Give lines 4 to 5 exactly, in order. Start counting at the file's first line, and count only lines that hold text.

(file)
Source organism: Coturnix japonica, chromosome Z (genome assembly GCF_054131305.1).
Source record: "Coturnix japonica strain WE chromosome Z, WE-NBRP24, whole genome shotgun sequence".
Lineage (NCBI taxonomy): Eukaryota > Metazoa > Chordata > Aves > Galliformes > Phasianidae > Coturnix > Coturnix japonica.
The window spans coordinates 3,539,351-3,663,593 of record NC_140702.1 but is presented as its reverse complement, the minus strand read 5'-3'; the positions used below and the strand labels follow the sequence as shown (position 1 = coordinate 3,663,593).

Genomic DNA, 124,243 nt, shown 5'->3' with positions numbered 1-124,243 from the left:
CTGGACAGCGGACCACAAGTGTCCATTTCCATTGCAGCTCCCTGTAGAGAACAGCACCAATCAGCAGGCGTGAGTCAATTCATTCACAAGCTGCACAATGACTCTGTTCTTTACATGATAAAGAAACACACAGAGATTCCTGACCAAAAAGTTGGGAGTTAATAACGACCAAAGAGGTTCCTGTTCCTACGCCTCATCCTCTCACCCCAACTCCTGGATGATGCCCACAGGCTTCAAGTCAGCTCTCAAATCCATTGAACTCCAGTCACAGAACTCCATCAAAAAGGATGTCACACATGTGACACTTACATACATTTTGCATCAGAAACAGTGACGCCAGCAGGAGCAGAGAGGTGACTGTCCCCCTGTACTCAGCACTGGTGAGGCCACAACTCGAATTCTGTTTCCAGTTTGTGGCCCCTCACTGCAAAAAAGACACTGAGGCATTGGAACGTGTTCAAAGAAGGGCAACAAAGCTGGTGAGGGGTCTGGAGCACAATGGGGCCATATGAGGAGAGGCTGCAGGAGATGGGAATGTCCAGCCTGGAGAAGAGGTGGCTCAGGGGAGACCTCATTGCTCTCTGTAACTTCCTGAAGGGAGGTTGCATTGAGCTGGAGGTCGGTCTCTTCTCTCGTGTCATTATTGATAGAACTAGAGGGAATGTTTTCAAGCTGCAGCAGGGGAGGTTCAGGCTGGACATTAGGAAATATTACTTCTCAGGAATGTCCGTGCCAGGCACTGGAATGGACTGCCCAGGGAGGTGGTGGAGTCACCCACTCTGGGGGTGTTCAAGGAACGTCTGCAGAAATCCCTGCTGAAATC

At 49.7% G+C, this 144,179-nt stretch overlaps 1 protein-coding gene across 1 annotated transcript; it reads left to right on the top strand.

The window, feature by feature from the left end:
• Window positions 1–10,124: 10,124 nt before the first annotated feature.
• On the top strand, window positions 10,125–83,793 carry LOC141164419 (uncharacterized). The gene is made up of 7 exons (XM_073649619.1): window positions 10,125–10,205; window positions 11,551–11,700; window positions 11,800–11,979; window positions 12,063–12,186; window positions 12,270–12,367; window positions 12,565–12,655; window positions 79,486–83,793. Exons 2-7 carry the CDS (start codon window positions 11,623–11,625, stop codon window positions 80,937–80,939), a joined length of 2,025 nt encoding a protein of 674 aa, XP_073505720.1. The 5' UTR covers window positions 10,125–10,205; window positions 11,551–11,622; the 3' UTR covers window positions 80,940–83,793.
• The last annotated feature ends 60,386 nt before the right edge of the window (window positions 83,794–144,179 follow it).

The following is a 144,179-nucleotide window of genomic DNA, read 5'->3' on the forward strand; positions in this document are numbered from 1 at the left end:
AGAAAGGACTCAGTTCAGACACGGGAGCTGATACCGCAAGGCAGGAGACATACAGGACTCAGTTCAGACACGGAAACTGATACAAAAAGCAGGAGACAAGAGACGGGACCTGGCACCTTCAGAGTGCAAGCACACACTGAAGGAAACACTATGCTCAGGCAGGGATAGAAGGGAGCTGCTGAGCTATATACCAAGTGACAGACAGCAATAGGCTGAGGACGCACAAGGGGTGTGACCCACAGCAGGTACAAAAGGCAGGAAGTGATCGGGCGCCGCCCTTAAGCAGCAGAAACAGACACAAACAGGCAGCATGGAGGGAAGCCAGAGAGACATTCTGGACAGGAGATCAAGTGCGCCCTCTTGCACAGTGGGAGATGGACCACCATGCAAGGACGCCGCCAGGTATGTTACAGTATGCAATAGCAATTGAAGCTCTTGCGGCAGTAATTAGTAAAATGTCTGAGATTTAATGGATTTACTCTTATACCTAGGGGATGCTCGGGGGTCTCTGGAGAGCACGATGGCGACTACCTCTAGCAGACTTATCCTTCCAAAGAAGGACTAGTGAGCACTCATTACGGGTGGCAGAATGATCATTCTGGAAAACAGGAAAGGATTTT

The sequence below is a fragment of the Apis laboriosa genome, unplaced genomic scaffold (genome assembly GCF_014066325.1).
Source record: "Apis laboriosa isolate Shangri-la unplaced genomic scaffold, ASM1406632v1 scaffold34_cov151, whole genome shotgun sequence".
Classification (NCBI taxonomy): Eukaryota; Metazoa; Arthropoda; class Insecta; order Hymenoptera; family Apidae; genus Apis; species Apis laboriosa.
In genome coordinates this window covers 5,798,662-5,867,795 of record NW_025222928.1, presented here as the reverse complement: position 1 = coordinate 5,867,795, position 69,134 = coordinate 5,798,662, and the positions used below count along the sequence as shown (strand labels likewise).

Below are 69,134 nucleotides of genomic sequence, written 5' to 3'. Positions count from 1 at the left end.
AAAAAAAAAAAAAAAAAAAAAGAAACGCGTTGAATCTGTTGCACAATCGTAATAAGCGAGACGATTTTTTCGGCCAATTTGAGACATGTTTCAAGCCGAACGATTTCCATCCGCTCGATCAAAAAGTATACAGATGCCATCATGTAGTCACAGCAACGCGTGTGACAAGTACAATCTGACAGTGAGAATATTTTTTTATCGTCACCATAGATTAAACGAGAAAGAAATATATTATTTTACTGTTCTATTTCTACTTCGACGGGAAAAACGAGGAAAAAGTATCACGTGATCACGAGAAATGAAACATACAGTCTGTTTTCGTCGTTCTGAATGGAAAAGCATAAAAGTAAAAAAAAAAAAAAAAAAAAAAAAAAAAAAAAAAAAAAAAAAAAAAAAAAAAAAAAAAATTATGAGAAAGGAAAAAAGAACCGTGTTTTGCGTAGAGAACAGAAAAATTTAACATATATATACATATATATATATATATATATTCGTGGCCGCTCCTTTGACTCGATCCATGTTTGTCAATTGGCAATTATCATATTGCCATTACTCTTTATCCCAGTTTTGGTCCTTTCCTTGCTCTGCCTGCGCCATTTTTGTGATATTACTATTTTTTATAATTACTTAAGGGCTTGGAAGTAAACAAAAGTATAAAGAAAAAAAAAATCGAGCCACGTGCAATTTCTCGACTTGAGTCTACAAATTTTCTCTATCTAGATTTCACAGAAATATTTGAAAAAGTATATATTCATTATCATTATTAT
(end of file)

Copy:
The window spans coordinates 3,539,351-3,663,593 of record NC_140702.1 but is presented as its reverse complement, the minus strand read 5'-3'; the positions used below and the strand labels follow the sequence as shown (position 1 = coordinate 3,663,593).

Genomic DNA, 124,243 nt, shown 5'->3' with positions numbered 1-124,243 from the left: